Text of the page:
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Because Alzheimer's disease affects each person differently, caregivers continue to search for methods that can meet diverse needs. The Best Friends Approach to Alzheimer's Care offers an uplifting, effective method for the care of people with Alzheimer's disease. This comprehensive program uses positive strategies that build on older adults' remaining strengths and abilities. It's easy to learn and simple to implement. The basic elements found in any good friendship — respect, empathy, support, trust, humor—are what give the Best Friends model the flexibility to adapt to individuals at all points along the ever-changing continuum of the disease process. Whether dealing with confusion, frustration, anxiety, anger, or other challenges, caregivers will find in this volume the specific tools they need to solve problems and improve care recipients' behavior — compassionately and effectively. Learn how to ensure the highest quality of life for people with Alzheimer's disease, not just by preventing catastrophic episodes but by making every day consistently reassuring, enjoyable, and secure.
Describes the disease, how to make an assessment of the individual's abilities, how to provide quality care, etc.
|Ch. 1||The Experience of Alzheimer's Disease||9|
|Ch. 2||Alzheimer's Disease Basics||21|
|Ch. 3||Assessing Remaining Strengths and Abilities||27|
|Ch. 4||An Alzheimer's Disease Bill of Rights||37|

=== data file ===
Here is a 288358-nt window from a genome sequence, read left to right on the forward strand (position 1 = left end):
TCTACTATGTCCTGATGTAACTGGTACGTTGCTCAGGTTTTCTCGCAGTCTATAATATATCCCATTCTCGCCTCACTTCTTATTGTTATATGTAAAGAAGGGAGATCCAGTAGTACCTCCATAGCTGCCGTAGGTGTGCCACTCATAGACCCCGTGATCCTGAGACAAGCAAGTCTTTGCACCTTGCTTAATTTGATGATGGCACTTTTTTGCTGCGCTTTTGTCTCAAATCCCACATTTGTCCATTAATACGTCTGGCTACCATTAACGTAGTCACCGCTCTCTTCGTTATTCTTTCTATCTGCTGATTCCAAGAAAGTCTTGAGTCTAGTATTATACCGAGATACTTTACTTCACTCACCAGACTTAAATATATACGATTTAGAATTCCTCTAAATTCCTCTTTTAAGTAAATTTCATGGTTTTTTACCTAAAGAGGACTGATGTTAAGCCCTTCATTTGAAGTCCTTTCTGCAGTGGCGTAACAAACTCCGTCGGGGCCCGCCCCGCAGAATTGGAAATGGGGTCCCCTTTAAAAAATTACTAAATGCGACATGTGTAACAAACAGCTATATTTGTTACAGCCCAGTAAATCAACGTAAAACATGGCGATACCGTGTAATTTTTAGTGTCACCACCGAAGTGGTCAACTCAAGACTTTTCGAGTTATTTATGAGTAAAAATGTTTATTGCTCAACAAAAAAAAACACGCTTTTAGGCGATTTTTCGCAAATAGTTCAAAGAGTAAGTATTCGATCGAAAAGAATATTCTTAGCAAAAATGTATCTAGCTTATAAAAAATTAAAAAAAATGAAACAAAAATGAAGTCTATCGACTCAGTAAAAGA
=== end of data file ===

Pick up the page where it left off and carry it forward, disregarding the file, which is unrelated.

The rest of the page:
|Ch. 5||The Art of Friendship||43|
|Ch. 6||The Life Story||65|
|Ch. 7||The "Knack" of Alzheimer's Care||91|
|Ch. 8||The Best Friends Approach to Communication||115|
|Ch. 9||The Best Friends Approach to Activities||127|
|Ch. 10||The Best Friends Approach at Home||143|
|Ch. 11||The Best Friends Approach in Adult Day Services||161|
|Ch. 12||The Best Friends Approach in Long-Term Care Facilities||179|
|Ch. 13||Best One's Own Best Friend||195|
|Ch. 14||Light Out of Darkness||209|
|App. A||Resources for Families||217|
|App. B||Select Readings||221|
|App. C||Our Best Friends||225|
Posted March 21, 2006
The Best Friends Approach to Alzheimer's Care (1996) I really wasn't that impressed with Bell and Troxel's book. I found their presentation of the 'best friend' approach gimmicky, (something of a clever subterfuge). When I read # 4 on page 181: '...the model does not call for staff to become actual friends, but rather to treat all residents as the would a 'best friend.' - the book sank in my estimation. If there's anything I've learned in 15 yrs. of therapy with the elderly it's that the patronizer is transparent before them. Being a 'best friend' should not be reduced to a method or technique but must come from the heart.Was this review helpful? Yes NoThank you for your feedback. Report this reviewThank you, this review has been flagged.